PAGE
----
PM orders ‘drastic measures’ to reduce electricity tariffs

Prime Minister Muhammad Shehbaz Sharif chairs a high level review meeting regarding power sector in Islamabad on Monday.

Premier highlights nation imports oil worth $27 billion for power generation and transportation
Prime Minister Shehbaz Sharif urged the energy ministry to use alternative and renewable sources for power generation to decrease reliance on imported fuels.
The prime minister made these remarks during a high-level meeting on Monday. While reviewing the progress of power sector projects, the premier emphasized the nation’s considerable hydel potential and directed for a comprehensive utilization of all available resources.
He highlighted that the nation presently imports oil valued at $27 billion to fulfil its requirements for power generation and transportation, a sum that could be substantially decreased through the adoption of alternative energy sources.
“Ultimately, we have to move to renewable energy. The oil import worth billions of dollars can be controlled by using alternative resources like solar, wind and hydel. Make cold calculations and I believe, you will be the winner in the long term,” the PM remarked.
He stated that embracing renewable energy resources would help eliminate the influence of the oil tanker mafia, which he referred to as a burden on national finances.
The PM noted the prevailing nationwide rain spell as a promising advancement in augmenting water levels within rivers and reservoirs and emphasized its advantageous impact on power generation.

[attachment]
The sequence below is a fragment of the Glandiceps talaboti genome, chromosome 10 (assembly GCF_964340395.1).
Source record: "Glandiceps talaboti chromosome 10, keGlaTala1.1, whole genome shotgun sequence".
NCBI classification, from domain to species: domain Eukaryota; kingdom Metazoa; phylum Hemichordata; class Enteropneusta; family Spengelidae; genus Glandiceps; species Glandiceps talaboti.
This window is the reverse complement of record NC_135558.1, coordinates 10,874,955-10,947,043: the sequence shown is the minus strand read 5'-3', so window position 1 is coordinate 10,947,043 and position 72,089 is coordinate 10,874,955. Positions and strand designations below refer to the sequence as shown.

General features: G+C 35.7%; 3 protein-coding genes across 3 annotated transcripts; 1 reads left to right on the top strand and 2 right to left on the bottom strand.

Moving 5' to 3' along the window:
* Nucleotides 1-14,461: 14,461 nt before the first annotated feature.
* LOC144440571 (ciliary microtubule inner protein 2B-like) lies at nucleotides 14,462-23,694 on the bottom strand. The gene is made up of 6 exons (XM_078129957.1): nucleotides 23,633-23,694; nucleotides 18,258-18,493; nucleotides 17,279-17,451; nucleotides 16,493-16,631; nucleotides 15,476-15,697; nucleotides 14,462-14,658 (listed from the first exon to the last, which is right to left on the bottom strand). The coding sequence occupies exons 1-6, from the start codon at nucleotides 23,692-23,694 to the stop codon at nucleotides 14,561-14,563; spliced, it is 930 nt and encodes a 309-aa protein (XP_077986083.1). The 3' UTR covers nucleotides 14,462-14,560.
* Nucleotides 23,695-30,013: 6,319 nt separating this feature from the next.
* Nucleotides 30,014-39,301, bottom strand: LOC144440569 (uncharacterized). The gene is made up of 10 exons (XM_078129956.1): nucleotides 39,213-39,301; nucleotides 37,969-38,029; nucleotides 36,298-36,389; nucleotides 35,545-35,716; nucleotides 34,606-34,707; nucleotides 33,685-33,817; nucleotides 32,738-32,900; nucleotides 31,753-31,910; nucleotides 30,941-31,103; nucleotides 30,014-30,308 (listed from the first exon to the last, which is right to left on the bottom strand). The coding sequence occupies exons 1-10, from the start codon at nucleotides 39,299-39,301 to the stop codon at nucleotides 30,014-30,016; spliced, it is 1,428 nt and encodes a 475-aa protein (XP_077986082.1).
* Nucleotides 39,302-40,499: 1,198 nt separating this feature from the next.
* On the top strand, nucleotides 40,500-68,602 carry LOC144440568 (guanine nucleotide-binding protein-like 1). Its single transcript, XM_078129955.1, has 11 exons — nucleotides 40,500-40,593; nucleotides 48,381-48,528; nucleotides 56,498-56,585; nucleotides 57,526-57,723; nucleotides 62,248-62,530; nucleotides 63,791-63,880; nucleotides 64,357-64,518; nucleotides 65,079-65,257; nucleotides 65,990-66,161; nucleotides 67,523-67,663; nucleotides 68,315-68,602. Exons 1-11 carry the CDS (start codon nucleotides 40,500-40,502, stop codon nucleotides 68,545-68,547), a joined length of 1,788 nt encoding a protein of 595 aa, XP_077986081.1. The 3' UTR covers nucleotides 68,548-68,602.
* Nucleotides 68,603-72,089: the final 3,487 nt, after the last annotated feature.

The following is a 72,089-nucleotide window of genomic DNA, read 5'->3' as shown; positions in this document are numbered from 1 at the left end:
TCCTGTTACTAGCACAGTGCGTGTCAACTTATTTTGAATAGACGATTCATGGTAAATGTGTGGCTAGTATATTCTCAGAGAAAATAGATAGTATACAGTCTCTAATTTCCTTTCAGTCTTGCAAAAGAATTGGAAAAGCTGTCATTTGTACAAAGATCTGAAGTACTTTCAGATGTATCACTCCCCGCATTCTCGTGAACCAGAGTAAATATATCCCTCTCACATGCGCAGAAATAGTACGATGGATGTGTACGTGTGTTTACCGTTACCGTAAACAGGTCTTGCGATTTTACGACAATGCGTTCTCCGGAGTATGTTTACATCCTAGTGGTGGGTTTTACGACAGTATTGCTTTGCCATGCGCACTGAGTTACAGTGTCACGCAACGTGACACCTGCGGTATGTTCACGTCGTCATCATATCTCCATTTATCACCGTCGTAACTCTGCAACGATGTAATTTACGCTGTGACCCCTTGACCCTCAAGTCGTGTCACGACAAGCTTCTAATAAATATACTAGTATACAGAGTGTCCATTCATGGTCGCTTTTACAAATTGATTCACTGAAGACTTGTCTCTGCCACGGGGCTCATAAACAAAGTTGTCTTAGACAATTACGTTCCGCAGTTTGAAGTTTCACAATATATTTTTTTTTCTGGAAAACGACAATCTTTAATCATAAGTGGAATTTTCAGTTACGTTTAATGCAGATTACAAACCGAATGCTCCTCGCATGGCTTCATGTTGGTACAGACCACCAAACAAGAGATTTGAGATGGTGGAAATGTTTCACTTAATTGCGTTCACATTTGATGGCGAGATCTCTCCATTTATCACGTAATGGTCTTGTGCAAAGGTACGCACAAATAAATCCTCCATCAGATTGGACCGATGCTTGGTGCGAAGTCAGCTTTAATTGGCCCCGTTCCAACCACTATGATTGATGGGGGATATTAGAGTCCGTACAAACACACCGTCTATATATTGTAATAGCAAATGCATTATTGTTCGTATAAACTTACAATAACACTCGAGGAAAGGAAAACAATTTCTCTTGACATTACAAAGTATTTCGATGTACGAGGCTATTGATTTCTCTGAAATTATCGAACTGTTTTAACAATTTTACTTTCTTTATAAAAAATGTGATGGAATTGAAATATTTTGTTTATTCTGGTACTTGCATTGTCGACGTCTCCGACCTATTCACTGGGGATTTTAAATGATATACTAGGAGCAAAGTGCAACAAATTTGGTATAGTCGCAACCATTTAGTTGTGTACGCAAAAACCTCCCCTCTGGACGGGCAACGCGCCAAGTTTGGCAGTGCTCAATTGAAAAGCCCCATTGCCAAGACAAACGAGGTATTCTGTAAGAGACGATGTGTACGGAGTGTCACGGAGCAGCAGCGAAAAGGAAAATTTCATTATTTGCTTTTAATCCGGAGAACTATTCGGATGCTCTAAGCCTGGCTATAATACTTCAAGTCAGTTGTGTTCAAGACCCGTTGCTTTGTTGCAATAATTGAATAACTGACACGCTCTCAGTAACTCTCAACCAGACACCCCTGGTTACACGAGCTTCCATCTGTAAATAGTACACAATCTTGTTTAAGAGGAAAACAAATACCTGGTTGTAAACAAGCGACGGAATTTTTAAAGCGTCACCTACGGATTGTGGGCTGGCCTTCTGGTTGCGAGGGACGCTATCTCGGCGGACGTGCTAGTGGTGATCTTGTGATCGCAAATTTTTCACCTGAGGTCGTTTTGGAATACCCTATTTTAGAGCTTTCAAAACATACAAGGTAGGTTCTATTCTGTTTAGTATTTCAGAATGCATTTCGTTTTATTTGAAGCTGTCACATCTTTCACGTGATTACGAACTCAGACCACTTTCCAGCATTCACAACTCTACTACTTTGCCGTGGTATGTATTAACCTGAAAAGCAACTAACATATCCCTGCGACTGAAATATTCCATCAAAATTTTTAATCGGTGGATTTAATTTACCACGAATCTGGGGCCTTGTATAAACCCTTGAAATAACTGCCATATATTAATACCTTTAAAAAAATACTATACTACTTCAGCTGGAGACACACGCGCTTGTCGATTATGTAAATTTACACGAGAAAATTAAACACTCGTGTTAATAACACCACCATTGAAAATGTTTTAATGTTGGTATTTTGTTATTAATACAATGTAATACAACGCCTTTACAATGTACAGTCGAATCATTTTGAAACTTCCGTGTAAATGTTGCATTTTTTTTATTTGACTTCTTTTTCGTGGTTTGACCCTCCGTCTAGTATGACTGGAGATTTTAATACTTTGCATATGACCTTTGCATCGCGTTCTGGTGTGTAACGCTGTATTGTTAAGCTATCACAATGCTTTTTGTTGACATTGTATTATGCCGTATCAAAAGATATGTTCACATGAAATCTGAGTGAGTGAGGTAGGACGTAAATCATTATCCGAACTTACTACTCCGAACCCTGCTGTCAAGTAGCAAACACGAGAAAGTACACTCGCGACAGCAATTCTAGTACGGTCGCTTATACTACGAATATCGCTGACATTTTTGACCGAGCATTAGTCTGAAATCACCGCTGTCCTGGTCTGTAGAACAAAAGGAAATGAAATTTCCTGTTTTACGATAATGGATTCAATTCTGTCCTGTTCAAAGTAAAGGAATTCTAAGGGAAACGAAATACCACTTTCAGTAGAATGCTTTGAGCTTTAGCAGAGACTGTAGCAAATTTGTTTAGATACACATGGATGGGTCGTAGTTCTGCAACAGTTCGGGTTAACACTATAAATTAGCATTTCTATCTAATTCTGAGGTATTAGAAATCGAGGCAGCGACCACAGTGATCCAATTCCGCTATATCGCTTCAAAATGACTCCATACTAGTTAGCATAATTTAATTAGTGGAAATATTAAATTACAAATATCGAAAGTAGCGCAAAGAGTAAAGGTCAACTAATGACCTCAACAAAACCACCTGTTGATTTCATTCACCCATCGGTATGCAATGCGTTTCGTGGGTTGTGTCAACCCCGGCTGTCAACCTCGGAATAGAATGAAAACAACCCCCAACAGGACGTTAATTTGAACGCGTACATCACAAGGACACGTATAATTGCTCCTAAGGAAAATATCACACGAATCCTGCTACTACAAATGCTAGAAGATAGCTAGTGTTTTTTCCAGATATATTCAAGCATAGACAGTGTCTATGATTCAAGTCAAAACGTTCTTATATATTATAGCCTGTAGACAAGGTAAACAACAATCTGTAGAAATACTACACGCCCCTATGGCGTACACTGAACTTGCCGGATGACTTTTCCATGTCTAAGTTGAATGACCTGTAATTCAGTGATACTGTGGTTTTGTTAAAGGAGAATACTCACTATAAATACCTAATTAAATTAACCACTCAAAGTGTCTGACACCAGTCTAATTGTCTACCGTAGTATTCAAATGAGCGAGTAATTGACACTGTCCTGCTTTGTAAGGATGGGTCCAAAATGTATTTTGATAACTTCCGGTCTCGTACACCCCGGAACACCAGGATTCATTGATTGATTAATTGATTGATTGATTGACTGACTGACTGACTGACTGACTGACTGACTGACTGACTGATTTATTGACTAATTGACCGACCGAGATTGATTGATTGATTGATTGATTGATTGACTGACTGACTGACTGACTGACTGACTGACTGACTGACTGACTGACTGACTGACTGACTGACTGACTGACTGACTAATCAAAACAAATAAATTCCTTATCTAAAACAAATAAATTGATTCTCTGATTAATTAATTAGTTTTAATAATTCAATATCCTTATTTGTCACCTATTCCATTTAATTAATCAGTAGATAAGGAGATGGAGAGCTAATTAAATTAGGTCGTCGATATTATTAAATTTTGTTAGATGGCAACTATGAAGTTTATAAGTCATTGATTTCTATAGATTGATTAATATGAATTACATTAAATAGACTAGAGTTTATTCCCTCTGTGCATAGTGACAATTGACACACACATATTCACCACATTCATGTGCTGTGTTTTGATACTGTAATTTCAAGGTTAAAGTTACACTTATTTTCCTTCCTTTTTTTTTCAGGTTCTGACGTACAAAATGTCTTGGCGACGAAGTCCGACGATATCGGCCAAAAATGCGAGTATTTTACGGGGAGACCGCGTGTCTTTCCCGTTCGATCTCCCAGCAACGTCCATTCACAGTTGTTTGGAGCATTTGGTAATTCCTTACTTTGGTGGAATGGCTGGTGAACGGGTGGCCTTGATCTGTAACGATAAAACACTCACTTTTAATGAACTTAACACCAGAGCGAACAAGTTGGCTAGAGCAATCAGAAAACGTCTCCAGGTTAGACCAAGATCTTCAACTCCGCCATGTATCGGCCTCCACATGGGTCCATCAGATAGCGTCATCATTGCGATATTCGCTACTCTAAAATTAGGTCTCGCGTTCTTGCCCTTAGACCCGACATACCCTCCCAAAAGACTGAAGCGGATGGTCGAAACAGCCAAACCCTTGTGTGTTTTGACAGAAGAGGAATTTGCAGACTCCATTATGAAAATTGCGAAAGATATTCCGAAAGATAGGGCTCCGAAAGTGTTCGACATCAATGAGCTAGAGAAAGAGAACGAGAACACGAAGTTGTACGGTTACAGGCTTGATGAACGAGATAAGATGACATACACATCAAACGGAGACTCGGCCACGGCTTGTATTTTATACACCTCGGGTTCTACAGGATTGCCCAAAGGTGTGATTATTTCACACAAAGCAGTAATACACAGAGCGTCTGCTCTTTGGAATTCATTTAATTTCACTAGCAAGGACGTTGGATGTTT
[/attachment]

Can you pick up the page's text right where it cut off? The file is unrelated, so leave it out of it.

However, he expressed profound condolences for the loss of lives and property damages incurred due to the recent torrential rains and urged swift action from the National Disaster Management Authority (NDMA) to expedite rescue and relief efforts in affected areas.
Additionally, the PM instructed close coordination with Provincial Disaster Management Authorities (PDMA) to ensure the timely provision of essential relief supplies to affected communities.
Energy Theft
During the meeting, the premier also commended the Punjab government for its tangible efforts in combating power theft throughout the province.
He urged other provinces to also implement comprehensive measures to curb electricity theft.
The premier remarked on the deplorable state of the power distribution system and transmission lines in the country, emphasizing the urgent necessity for a comprehensive overhaul of the entire electricity infrastructure, which he mandated would require substantial investment in the sector.
He also instructed the energy ministry to enlist the services of internationally renowned consultants in the power sector to rectify the deficiencies in the power system.
A day earlier, on April 14, the World Bank agreed to provide a $1 billion loan for the 2,160 megawatts Dasu hydropower project–a crucial initiative aimed at integrating cheaper electricity into Pakistan’s energy mix and showcasing the nation’s resilience against adversaries.
Pakistan’s power sector grapples with challenges such as high electricity generation costs, over-reliance on fossil fuels, and fixed capacity payments.
Yesterday, the National Electric Power Regulatory Authority (Nepra) also revealed that the high cost of electricity was one of the contributing factors for decreasing the country’s economic growth rate to only 0.29% in the financial year 2022-23.
The situation has worsened due to the addition of large coal and imported gas power plants with take-or-pay contracts over the past decade. These plants increased capacity payments by 50% and exposed the country to international fossil fuel price volatility.
The current average cost of electricity generation in Pakistan is US cents 8.5 per unit, driven up by the average cost of thermal generation exceeding US cents 10 per unit.